The watch world loves a good ‘missing link’ story. That is, not a saga of what happens when you try and change a bracelet by yourself, but those rumours and myths that circulate around certain references. These are prototypes or unique pieces whose names are surrounded by auras of Loch-Ness-monster-like speculation, complete with supposed sightings and fake photography. One such story that must be included in this ghostly compendium revolves around the origin of Tudor’s Black Bay P01 timepiece.
Tudor has a long-standing association with navies around the world. Its first relationship was with the French Marine Nationale. Not every force had money to splash on Rolexes, so they turned to sibling company Tudor as a way of ensuring the same quality, but without the associated price tag. It was a relationship that turned out to be mutually beneficial. At the time, Tudor was working on improving its diving watches; in the Marine Nationale it had one of the best test bases it could hope for.
The first watch was the 7922, which was launched in 1954. It was good to 100m and, surprisingly, had a small crown without a guard. This was something the French divers fed back on, which led to the good-to-200m, crown- guarded 7924. The Marine Nationale wasn’t the only navy to succumb to Tudor’s charms: the brand has been worn by marine forces in South Africa, Canada and Jamaica. It also had just as long a history with the US Marines.
Tudor had been working with the US Navy since the 1950s, but in 1967 it came to Tudor asking for modifications to the Oyster Prince Submariner ref 7928 – a classic diver watch first unveiled in 1964, which had become standard issue for American sailors.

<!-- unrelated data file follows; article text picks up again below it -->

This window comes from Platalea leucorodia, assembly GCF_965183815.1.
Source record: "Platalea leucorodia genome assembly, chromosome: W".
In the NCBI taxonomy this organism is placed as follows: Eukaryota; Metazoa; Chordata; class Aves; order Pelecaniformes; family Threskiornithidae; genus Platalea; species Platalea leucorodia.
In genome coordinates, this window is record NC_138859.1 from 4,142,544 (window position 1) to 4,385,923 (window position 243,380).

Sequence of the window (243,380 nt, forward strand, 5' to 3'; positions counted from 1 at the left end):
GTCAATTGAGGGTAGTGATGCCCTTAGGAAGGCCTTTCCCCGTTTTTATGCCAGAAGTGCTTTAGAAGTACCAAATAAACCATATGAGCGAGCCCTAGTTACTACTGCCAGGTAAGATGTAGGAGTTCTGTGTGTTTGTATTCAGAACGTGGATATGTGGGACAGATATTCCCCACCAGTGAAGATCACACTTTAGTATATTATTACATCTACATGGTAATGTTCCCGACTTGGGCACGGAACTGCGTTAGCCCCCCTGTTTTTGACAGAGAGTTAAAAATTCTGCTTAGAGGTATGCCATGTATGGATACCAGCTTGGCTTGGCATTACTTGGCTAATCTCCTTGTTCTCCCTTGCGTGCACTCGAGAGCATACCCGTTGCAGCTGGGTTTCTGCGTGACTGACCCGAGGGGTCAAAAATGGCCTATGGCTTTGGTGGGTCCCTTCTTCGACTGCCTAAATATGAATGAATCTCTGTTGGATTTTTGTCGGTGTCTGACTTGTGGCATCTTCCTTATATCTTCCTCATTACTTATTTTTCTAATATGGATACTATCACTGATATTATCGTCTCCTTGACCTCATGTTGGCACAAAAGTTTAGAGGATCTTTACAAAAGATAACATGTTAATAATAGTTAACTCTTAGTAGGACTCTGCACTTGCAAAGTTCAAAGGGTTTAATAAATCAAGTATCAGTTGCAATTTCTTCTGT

It had come to the US Navy’s attention that the crown was getting knocked too much, and the bezel was bidirectional, which is dangerous to divers. Under the code name ‘Commando’, Tudor worked on a watch that would satisfy the US government’s criteria. Depending on what party line to believe, the US Marines deemed the watch – which had a never-before-seen claw mechanism at 12 o’clock that, when released, allowed the wearer to remove the bezel – too expensive or too technical. So, it opted for the 7016, which was already in production.
The Commando project disappeared, with the only evidence it existed being a patent filed by Rolex for the hinged mechanism. However, that didn’t stop a Japanese brand attempting to pass off a recreation as an original, and in 2001 auction house Antiquorum sold an allegedly genuine Project Commando watch at its sale in New York and then again in 2004 in Geneva; a timepiece that is now believed to be a fake.
Just before this year’s Baselworld watch fair, Tudor started to tease watch watchers with a mysterious campaign showing a picture of a safe and the words: ‘Some might think it’s a myth, but we will soon show you it’s not.’ The myth was the P01, a modern interpretation of the 1967 Project Commando design. It has the unusual crown at four o’clock, the claw at 12 o’clock – though now this merely locks the bezel rather than allowing it to be removed – and the chunky, almost ovoid case.
Watch launches are rarely controversial, but this certainly divided opinion, with strong feelings on both sides. The pro side was won over by its mid-century styling and utilitarian form; the anti side just wasn’t very polite. Maybe those on the anti side of the fence need to remember it is a prototype, even albeit one now in the core collection. It hasn’t been refined or subjected to any of the fine tuning by committee that is a part of every new watch launch. Tudor has resurrected a horological legend in its original form. How many brands are brave (and clever) enough to do that?